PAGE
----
Food for the Soul

Whenever I tell people who are into food or have any cooking experience that risotto is my favorite dish, they’re impressed. And while I’m never one to turn down praise (as my brother will surely attest), I feel like I need to come clean. Risotto really isn’t hard. I think what intimidates people about risotto is that it’s a pretty high maintenance dish, but anyone who’s willing to stir for a long time can make an excellent risotto. Throw together a great cooking playlist, pour a glass of wine, let the smell of garlic and butter fill your kitchen, and you can impress people and make them think you’re a gourmet chef. Plus once you learn the base recipe and general cooking technique for risotto you can make it a million different ways. Risotto is basically a blank, cheesy, buttery, carb loaded canvas, and what could be better than that?

I don’t remember the first time I made risotto, but I know it was in Copenhagen. Thinking about my ikea furnished and at times ill equipped kitchen in Copenhagen always puts the biggest smile on my face. The six months I spent studying abroad were full of travel, new experiences, amazing restaurants, and crazy stories. Amongst all that amazing chaos, what I’ll always remember the most are the evenings spent singing along to 90s pop music, cooking to varying degrees of success, and arguing about who was going to unclog the sink with the people who became my family within a few months’ time. And so many of those evenings involved risotto.

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A basic risotto is arborio rice toasted in butter and olive oil with shallot and garlic, cooked in wine and a stock (usually a dry white and chicken or veggie stock for the most basic risotto) by adding cooking liquid 1/2 cup at a time, stirring constantly until the rice is cooked al dente. That’s mixed with more butter, parmesan, and seasoned with salt and pepper and usually has some fresh parsley or other herbs thrown in to freshen it up. Make a risotto just like that and you’ve got a fantastic side dish! To step it up to an entree, pick a protein and veggie and mix those it. Once you’ve mastered that, be creative! Use rosé (pictured above) or red, switch up your stock, change up the herbs, experiment with all kinds of seafoods, meats, veggies, seeds, and garnishes, try other cooking liquids, pick a flavor profile and roll with it, you can literally do anything. And that’s why I love risotto so much.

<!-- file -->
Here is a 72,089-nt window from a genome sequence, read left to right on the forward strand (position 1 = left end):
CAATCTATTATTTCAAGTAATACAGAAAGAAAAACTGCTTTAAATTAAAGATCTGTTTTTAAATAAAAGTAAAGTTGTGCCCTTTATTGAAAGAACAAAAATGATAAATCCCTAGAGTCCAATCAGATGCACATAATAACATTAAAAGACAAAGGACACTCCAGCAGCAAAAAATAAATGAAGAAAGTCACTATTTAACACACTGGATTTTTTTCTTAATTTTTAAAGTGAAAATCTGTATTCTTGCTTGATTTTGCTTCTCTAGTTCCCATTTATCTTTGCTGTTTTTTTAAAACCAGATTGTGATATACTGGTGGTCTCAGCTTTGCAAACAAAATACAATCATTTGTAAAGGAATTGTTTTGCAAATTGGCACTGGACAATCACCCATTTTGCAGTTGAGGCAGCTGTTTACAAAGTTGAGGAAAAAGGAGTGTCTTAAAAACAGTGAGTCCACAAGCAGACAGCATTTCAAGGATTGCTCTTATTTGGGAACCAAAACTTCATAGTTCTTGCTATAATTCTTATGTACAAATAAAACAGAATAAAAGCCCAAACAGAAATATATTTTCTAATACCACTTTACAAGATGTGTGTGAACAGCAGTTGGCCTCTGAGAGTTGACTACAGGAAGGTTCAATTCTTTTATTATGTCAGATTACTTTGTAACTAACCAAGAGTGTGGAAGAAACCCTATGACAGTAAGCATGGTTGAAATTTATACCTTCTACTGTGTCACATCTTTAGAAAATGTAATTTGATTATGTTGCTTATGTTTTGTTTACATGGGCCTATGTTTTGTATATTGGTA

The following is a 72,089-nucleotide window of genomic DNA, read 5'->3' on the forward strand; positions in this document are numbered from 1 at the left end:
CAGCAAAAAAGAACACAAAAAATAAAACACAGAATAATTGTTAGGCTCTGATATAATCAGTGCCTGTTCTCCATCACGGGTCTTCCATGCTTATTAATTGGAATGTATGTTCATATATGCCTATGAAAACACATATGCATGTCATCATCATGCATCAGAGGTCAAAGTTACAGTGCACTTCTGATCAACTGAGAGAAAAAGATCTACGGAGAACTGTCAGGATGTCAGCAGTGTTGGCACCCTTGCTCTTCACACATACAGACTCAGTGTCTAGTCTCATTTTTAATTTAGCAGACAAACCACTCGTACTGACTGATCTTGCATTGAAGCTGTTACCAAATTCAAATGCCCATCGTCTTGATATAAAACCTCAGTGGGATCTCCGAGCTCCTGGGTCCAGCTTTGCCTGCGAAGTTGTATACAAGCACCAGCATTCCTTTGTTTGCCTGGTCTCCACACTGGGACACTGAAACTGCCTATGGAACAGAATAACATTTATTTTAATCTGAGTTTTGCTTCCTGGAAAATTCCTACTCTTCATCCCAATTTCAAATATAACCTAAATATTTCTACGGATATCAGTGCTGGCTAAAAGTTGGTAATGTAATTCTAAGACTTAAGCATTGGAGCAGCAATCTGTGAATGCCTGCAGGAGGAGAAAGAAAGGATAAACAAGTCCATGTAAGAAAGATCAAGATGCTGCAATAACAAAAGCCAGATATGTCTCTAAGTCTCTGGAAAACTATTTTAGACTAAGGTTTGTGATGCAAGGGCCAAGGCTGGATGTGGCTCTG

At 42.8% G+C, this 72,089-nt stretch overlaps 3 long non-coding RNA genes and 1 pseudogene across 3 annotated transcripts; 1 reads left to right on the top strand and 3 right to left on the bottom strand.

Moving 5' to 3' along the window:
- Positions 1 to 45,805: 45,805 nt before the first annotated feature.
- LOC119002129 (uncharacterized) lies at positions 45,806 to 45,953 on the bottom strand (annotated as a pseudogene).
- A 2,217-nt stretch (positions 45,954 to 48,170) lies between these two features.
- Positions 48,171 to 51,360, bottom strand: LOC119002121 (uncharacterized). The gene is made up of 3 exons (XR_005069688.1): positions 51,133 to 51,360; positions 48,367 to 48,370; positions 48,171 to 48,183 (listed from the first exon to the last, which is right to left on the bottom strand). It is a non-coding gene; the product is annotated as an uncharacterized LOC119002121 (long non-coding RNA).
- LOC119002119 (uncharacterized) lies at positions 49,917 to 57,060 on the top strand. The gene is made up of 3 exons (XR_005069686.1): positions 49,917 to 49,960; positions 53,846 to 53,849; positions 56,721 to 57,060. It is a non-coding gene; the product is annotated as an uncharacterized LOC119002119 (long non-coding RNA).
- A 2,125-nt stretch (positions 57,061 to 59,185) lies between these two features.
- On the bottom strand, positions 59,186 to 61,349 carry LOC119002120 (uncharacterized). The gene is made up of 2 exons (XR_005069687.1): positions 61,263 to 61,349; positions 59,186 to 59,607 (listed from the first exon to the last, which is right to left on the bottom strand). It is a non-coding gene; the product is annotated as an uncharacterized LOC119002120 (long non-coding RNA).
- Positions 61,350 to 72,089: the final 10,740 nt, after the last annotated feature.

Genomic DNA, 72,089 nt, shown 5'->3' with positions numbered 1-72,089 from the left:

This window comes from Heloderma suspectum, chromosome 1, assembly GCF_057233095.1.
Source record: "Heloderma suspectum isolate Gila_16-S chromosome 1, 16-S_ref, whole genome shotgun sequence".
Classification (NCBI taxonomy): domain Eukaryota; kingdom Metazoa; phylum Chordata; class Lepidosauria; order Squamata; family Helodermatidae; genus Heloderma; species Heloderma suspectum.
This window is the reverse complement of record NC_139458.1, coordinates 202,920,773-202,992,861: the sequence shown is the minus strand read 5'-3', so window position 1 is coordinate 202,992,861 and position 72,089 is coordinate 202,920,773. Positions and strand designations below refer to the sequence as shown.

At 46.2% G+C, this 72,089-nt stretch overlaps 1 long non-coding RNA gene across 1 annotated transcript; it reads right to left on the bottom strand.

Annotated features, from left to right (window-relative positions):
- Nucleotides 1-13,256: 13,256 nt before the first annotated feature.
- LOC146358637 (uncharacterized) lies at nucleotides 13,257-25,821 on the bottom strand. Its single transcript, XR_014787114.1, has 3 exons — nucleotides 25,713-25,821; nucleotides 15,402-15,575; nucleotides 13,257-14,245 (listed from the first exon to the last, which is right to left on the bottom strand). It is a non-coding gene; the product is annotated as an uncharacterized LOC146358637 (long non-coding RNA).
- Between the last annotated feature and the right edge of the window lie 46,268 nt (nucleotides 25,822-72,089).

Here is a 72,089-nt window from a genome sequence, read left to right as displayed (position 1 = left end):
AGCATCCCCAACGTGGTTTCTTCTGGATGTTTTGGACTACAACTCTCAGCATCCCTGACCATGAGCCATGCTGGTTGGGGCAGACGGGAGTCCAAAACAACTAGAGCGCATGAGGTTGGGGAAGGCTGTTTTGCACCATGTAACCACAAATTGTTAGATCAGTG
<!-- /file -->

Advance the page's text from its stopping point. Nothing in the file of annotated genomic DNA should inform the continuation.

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Does anyone ever have a Monday that really feels like a Monday? I had one of those today. My parents were in town this weekend which put me in kind of a vacation mindset from all the nice restaurants and non stop activity. It was great, but a bigger transition back into the week than most weekends. So I felt like I needed to have a really relaxing evening full of good food. I thought about a couple of recipes that I’ve had in my mental queue lately, but I really didn’t want to follow a recipe tonight. Making a tried and true recipe is one of the most soothing, relaxing, and even therapeutic things for me. I can forget about everything that happened in my day and everything I have to do the next day and just be alone with the ingredients. I still wanted to be creative and try something new, so risotto seemed the obvious choice.

The only recipe I’ve ever ordered twice from Hello Fresh was a truffle mushroom risotto with prosciutto wrapped chicken.

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It’s fantastic, and I wanted it tonight but I also wanted to create a new recipe. I basically remixed the recipe to have the same flavor profile and many of the same ingredients in a fun new way. It’s been awhile since I made a red wine risotto, but I wanted red wine with dinner. Living alone I’ve found that I can only make it through a bottle of wine so quickly. So I knew if I bought white to cook with and red to drink, I’d end up throwing out half or most of one of the two bottles. To avoid that, I cooked the risotto in red wine and chicken stock. I added mushrooms, chicken, and crisped and crumbled prosciutto that I made separately in my cast iron. Finally, I garnished the dish with parsley, thyme, and truffle oil. This dish definitely helped manage the Monday blues; plus the winter flavors of the mushrooms, thyme, and red wine helped me deal with the ~cold~ weather we’ve been having in Southern California lately.

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Risotto has become my best dish over the past couple of years and it’s because there’s genuinely nothing I enjoy cooking more. It’s time consuming, yes. But it’s fun, it’s relaxing, and it’s delicious. Lately I’ve found multiple people asking me for risotto advice, so if you have any questions or are looking for a recipe, I’ve got you covered!

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